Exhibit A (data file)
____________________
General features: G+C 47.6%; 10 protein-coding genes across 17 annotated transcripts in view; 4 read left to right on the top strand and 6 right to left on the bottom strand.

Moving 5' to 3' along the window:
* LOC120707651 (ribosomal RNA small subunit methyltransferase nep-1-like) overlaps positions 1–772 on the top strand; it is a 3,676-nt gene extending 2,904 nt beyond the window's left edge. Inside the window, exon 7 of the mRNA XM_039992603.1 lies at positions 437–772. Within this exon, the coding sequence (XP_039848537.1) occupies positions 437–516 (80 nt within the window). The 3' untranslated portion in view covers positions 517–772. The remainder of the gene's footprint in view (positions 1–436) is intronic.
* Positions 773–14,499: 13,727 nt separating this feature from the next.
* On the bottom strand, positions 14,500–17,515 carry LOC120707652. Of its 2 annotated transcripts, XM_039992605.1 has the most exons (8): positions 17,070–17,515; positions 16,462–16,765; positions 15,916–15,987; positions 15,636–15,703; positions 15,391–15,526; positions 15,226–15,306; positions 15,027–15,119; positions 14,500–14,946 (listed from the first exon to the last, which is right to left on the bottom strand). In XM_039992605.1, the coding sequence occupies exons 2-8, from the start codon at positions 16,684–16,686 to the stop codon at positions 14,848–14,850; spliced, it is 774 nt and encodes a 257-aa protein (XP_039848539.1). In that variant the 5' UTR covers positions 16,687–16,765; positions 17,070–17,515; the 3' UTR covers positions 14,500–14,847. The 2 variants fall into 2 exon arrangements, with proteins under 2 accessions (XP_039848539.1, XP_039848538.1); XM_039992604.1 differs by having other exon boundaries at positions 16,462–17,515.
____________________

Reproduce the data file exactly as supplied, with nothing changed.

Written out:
General features: G+C 47.6%; 10 protein-coding genes across 17 annotated transcripts in view; 4 read left to right on the top strand and 6 right to left on the bottom strand.

Moving 5' to 3' along the window:
* LOC120707651 (ribosomal RNA small subunit methyltransferase nep-1-like) overlaps positions 1–772 on the top strand; it is a 3,676-nt gene extending 2,904 nt beyond the window's left edge. Inside the window, exon 7 of the mRNA XM_039992603.1 lies at positions 437–772. Within this exon, the coding sequence (XP_039848537.1) occupies positions 437–516 (80 nt within the window). The 3' untranslated portion in view covers positions 517–772. The remainder of the gene's footprint in view (positions 1–436) is intronic.
* Positions 773–14,499: 13,727 nt separating this feature from the next.
* On the bottom strand, positions 14,500–17,515 carry LOC120707652. Of its 2 annotated transcripts, XM_039992605.1 has the most exons (8): positions 17,070–17,515; positions 16,462–16,765; positions 15,916–15,987; positions 15,636–15,703; positions 15,391–15,526; positions 15,226–15,306; positions 15,027–15,119; positions 14,500–14,946 (listed from the first exon to the last, which is right to left on the bottom strand). In XM_039992605.1, the coding sequence occupies exons 2-8, from the start codon at positions 16,684–16,686 to the stop codon at positions 14,848–14,850; spliced, it is 774 nt and encodes a 257-aa protein (XP_039848539.1). In that variant the 5' UTR covers positions 16,687–16,765; positions 17,070–17,515; the 3' UTR covers positions 14,500–14,847. The 2 variants fall into 2 exon arrangements, with proteins under 2 accessions (XP_039848539.1, XP_039848538.1); XM_039992604.1 differs by having other exon boundaries at positions 16,462–17,515.